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165 dead in India flooding

By the CNN Wire Staff
The Indian army has been helping flood victims. Here, army personnel rest after setting up a temporary bridge in Leh.
The Indian army has been helping flood victims. Here, army personnel rest after setting up a temporary bridge in Leh.
  • Search goes on for 400 people missing, according to official Indian media
  • Local government officials visit area and focus on restoring services
  • The landslides snapped power lines and flattened villages
  • Landslides were triggered by a massive rainfall Friday night

(CNN) -- The death toll from last week's flooding and subsequent landslides has risen to 165 in the Himalayan town of Leh, India, according to a senior police officer.

In confirming the increased death toll, Farooq Ahmad also told CNN that at least 400 people were injured and "have been treated or are undergoing treatment in various hospitals in the town of Leh."

Rescue workers continued to search for more than 400 people missing, state-run media reported Monday.

"The weather has cleared in Leh and the rescue and relief operations are now in full swing," the local government said in a statement Monday.

State chief minister Omar Abdullah and other senior government officials visited Leh Monday to assess the situation, the statement said. One focus, according to government officials, is restoring crucial services to residents. It was Omar's second visit to the city in last four days to oversee the relief and rescue measures and rehabilitation operation.

"The natural calamity has created devastation and huge loss of precious human lives has occurred," Omar said, according to the statement. "While we are deeply (pained at) the loss of human lives and anxious for missing persons, we have to devote attention for restoration of all essential services besides providing necessary help to the affected people for their rehabilitation."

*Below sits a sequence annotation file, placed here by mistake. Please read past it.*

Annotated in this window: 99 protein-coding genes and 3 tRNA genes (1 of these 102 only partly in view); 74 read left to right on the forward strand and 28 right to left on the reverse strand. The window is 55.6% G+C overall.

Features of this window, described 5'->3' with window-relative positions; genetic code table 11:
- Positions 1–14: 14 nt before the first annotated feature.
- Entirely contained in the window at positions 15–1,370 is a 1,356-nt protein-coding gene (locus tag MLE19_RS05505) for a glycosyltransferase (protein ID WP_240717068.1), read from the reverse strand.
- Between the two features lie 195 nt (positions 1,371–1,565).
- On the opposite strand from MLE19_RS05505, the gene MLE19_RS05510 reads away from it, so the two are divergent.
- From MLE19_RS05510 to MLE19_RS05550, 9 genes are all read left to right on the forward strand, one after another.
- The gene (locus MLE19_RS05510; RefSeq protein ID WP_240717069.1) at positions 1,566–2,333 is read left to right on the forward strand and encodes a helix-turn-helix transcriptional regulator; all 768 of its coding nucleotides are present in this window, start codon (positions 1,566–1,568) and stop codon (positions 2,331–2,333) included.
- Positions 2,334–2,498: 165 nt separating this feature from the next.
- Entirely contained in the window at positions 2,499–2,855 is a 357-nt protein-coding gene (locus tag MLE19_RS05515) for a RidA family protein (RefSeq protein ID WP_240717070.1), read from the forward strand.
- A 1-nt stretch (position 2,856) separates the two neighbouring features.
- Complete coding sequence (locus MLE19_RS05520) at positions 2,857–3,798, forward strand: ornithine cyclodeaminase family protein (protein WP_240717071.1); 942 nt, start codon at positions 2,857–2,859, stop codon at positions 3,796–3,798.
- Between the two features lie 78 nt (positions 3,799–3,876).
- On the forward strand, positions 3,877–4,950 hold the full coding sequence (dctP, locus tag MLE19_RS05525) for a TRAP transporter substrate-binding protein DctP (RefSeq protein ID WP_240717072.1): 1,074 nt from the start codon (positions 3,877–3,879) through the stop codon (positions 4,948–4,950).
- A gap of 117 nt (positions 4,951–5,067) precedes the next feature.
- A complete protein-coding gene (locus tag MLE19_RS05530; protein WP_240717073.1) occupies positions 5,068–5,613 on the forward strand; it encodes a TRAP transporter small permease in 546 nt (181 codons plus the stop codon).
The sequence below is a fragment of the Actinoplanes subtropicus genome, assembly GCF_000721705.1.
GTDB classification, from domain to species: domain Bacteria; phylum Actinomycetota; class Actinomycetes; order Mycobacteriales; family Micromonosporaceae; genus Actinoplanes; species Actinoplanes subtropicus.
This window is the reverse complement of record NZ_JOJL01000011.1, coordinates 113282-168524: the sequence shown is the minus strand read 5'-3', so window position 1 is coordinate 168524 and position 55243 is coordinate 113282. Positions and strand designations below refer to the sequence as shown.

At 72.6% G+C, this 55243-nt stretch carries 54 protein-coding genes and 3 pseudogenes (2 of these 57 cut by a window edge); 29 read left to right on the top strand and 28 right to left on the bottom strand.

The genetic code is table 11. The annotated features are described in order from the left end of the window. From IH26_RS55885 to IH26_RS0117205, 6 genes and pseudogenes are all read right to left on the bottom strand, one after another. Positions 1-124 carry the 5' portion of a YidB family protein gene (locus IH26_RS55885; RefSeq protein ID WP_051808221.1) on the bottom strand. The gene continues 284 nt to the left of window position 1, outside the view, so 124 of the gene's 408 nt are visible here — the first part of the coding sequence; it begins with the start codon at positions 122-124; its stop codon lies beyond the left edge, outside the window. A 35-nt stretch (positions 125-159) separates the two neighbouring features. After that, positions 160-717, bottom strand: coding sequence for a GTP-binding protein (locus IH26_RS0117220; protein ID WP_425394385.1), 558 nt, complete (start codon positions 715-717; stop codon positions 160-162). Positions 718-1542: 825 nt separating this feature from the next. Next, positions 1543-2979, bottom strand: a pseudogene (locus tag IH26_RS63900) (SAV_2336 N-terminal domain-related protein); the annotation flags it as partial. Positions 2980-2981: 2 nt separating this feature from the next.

Video: Floods hit Punjab
  • India
  • Floods

The government statement said those affected by the disaster are living in tents provided by the state government and Indian army.

The official Press Trust of India reported Monday that 81 foreigners and six tour guides were rescued by the air force from Zanskar Valley. The IAF carried out a record 62 sorties by Chetak helicopters in five-and-a-half hours to bring back the campers and tour guides, according to the report. They had been stuck there since the flooding hit the night of August 5.

Even as the military conducts rescues, some of its own are among the missing. The state-run media said 26 army personnel are still unaccounted for and could be buried under 20-to-25 feet of mud.

At least 150 of those killed in the flooding aftermath have been identified, according to the official Press Trust of India.

The landslides were triggered late last week after a massive rainfall took sleeping residents by surprise -- snapping power lines, flattening villages and upending vehicles.

Leh is about 310 miles (500 km) from Srinagar.

About 6,000 soldiers were deployed in the relief efforts, Indian army Lt. Col. J.S. Brar said. Helicopters have also been called in as damaged roads made it difficult to reach the affected areas.

CNN's Mukhtar Ahmad contributed to this report